In the early years of Chloe’s mental illness, we didn’t share a lot of details about it with friends. We were still trying to figure it out for ourselves and we didn’t understand whether her behavior was willful or due to other disabilities or learning problems. Plus, as many of you know, the stigma surrounding mental illness is deep, so it often makes it tricky to discuss. The friends I did disclose details with generally minimized it as normal childhood problems and behaviors and suggested our parenting perhaps wasn’t strong or consistent enough.
What made things particularly challenging as Chloe’s mental illness became more apparent was that some of my friends are educators. And, even when we were in crisis daily and going through some of the greatest stress of our lives with Chloe and our school district over special education accommodations, I tried not to share too much with my friends as they often didn’t understand the effects of mental illness on youth and the families involved. I didn’t want to burden them and, quite frankly, they had a different perspective of “bad kids who misbehaved” in school.
Early on, when we were invited as a family to friends’ gatherings, socially-inept Chloe was odd, attention-seeking and annoying and we’d often leave the party early. We quickly learned not to attend parties with Chloe, however, more than often, we just weren’t invited. After Chloe became older and started making some friends, her preference was to spend time with them and we began to be invited to our friends’ gatherings once again.
When Chloe entered high school and began to fall in with the wrong crowd, I was mum with most of my friends. They would never understand or accept how her significant deficits affected her behaviors and choices and that it was something she didn’t know how to change, nor did we. A girl who was bullied her entire life by other kids, adults and educators for things she didn’t understand – her communication nuances, the cause and effect of her choices, and how things in life are interconnected. What she did know was that she finally found friends that accepted her for who she was (even though they were on the fringe in a dangerous way).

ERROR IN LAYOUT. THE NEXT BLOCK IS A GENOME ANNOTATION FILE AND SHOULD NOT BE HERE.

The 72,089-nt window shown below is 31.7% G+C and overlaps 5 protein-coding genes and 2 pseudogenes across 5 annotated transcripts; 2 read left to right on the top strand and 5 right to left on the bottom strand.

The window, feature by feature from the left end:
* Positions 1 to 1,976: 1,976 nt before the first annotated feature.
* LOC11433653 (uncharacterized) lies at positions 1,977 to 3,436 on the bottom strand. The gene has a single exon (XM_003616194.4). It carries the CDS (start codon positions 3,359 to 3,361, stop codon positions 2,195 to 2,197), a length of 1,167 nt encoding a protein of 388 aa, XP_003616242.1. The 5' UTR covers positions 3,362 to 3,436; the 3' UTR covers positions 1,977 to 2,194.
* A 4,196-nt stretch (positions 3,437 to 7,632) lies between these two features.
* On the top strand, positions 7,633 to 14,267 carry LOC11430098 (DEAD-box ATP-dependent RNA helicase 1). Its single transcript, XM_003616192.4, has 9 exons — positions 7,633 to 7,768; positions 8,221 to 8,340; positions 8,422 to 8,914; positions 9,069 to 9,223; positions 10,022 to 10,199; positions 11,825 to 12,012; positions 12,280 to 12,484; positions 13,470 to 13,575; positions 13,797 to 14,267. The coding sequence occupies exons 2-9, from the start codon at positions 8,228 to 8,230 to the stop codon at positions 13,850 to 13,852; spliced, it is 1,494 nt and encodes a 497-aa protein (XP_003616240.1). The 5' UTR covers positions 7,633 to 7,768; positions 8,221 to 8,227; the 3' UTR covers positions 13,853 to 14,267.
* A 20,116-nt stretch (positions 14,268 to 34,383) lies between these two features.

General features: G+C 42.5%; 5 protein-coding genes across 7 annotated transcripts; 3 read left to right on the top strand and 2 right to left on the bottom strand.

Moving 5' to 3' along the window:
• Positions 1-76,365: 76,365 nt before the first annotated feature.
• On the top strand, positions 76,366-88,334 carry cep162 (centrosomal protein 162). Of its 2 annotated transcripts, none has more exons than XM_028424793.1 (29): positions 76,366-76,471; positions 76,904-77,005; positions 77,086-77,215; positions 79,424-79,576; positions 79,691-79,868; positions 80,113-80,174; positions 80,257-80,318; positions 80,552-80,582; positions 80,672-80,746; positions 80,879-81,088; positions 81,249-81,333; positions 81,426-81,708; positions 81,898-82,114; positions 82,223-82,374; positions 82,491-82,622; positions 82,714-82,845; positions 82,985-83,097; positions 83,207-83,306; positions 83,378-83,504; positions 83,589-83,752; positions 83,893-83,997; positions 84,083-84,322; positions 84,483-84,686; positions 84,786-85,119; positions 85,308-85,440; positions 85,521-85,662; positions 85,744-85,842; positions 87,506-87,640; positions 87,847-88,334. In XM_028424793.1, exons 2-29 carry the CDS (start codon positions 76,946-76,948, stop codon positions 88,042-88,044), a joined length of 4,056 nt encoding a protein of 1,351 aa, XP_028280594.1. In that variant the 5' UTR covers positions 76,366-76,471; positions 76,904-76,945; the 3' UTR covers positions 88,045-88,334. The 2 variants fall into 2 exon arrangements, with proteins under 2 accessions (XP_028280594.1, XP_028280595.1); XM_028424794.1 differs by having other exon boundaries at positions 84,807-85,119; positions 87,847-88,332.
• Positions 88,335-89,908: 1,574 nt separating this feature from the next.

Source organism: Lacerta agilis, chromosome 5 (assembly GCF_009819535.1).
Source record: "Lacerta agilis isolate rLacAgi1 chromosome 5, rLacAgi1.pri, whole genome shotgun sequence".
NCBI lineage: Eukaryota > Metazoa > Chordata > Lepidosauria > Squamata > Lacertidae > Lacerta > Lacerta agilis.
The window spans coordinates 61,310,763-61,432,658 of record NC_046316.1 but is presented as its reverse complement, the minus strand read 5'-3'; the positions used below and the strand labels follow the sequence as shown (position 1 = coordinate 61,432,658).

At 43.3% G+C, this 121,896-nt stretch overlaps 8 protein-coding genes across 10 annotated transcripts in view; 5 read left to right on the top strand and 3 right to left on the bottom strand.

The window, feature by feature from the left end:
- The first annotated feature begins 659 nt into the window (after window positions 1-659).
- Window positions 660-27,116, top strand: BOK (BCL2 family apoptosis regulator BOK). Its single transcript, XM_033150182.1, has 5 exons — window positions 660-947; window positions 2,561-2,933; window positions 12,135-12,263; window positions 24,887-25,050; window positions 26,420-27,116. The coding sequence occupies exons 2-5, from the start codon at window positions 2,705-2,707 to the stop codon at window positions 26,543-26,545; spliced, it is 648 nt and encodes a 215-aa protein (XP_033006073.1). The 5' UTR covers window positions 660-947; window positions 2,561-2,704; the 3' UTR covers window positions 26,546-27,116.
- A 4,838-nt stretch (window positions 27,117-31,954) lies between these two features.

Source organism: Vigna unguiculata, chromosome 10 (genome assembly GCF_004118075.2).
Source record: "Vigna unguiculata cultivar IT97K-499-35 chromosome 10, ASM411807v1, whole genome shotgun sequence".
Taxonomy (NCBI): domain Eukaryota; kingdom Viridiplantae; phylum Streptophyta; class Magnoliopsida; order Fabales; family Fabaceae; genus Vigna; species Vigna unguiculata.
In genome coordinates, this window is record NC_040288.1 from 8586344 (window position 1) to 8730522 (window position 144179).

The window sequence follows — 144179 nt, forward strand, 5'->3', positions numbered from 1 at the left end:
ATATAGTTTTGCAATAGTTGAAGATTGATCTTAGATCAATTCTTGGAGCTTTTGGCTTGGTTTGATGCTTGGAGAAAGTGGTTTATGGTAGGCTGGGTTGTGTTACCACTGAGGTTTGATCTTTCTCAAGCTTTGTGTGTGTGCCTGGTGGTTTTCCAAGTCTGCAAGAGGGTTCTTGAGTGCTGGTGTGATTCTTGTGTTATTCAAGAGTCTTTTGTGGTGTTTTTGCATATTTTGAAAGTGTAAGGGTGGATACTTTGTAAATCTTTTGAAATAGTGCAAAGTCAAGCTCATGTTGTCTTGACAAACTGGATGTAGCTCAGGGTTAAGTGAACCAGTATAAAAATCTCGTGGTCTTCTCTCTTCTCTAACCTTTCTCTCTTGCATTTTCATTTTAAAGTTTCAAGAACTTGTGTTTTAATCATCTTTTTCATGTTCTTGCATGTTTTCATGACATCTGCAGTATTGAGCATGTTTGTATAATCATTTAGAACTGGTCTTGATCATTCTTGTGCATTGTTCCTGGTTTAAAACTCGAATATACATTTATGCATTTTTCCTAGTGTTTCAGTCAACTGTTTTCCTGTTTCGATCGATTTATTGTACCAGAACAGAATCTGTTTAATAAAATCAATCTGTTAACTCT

All of my friends have accepted our decision to send Chloe to treatment and they usually ask about her progress, which I keep brief, optimistic and general. Because that’s what they want to hear. People that haven’t experienced what it’s like to raise a mentally ill child find it difficult to comprehend that a mental illness can cause behaviors and choices they often can’t control. When a youth’s behavior is out of the box, instead of our society believing every kid wants to be understood, accepted and do the best they can, punitive beliefs, patterns and measures prevail.
However painful it has been to me, what I’ve learned over the years is that there are only a handful of friends who understand our challenges of raising a mentally ill daughter and openly listen to the entire story, good, bad and everything frustrating in between. Because even though Chloe is currently at an amazing treatment facility, the reality is her neurological deficits aren’t going away and she will need a lifetime of support.
Let us know what you’ve experienced with a loved-one’s mental illness or what you’ve faced yourself. Submit Your Story or leave comments. Always know, you’re not alone.